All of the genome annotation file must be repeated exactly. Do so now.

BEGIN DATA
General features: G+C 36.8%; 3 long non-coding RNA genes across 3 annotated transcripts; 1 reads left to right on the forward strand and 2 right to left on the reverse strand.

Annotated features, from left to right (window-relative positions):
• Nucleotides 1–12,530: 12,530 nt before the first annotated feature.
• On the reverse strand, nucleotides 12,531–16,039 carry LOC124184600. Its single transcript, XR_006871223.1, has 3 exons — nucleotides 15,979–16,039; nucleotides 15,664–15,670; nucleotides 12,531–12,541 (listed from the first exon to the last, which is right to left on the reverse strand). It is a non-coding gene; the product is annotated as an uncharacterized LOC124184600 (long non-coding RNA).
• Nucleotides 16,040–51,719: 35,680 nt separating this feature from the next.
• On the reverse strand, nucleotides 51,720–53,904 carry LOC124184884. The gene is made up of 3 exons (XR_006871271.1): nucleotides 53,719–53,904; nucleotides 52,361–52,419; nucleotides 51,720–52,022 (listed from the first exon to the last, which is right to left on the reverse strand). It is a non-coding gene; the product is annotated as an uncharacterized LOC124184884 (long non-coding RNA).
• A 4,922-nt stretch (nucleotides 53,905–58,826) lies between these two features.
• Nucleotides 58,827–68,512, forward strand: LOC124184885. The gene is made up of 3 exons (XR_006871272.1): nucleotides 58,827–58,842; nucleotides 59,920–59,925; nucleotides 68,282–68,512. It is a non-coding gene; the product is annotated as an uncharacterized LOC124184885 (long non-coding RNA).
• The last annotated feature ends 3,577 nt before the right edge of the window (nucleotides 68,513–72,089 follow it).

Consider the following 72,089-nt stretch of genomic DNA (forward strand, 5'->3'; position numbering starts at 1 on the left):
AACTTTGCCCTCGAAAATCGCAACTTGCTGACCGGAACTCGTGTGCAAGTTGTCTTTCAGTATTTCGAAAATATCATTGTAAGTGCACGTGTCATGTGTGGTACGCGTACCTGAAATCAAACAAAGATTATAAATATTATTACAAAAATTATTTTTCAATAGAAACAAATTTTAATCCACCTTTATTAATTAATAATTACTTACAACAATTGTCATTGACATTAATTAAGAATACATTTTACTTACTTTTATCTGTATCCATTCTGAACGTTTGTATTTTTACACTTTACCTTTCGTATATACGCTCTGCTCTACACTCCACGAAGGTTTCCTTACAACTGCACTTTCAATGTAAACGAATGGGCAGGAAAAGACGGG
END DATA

General features: G+C 36.8%; 3 long non-coding RNA genes across 3 annotated transcripts; 1 reads left to right on the forward strand and 2 right to left on the reverse strand.

Annotated features, from left to right (window-relative positions):
• Nucleotides 1–12,530: 12,530 nt before the first annotated feature.
• On the reverse strand, nucleotides 12,531–16,039 carry LOC124184600. Its single transcript, XR_006871223.1, has 3 exons — nucleotides 15,979–16,039; nucleotides 15,664–15,670; nucleotides 12,531–12,541 (listed from the first exon to the last, which is right to left on the reverse strand). It is a non-coding gene; the product is annotated as an uncharacterized LOC124184600 (long non-coding RNA).
• Nucleotides 16,040–51,719: 35,680 nt separating this feature from the next.
• On the reverse strand, nucleotides 51,720–53,904 carry LOC124184884. The gene is made up of 3 exons (XR_006871271.1): nucleotides 53,719–53,904; nucleotides 52,361–52,419; nucleotides 51,720–52,022 (listed from the first exon to the last, which is right to left on the reverse strand). It is a non-coding gene; the product is annotated as an uncharacterized LOC124184884 (long non-coding RNA).
• A 4,922-nt stretch (nucleotides 53,905–58,826) lies between these two features.
• Nucleotides 58,827–68,512, forward strand: LOC124184885. The gene is made up of 3 exons (XR_006871272.1): nucleotides 58,827–58,842; nucleotides 59,920–59,925; nucleotides 68,282–68,512. It is a non-coding gene; the product is annotated as an uncharacterized LOC124184885 (long non-coding RNA).
• The last annotated feature ends 3,577 nt before the right edge of the window (nucleotides 68,513–72,089 follow it).

Consider the following 72,089-nt stretch of genomic DNA (forward strand, 5'->3'; position numbering starts at 1 on the left):
AACTTTGCCCTCGAAAATCGCAACTTGCTGACCGGAACTCGTGTGCAAGTTGTCTTTCAGTATTTCGAAAATATCATTGTAAGTGCACGTGTCATGTGTGGTACGCGTACCTGAAATCAAACAAAGATTATAAATATTATTACAAAAATTATTTTTCAATAGAAACAAATTTTAATCCACCTTTATTAATTAATAATTACTTACAACAATTGTCATTGACATTAATTAAGAATACATTTTACTTACTTTTATCTGTATCCATTCTGAACGTTTGTATTTTTACACTTTACCTTTCGTATATACGCTCTGCTCTACACTCCACGAAGGTTTCCTTACAACTGCACTTTCAATGTAAACGAATGGGCAGGAAAAGACGGG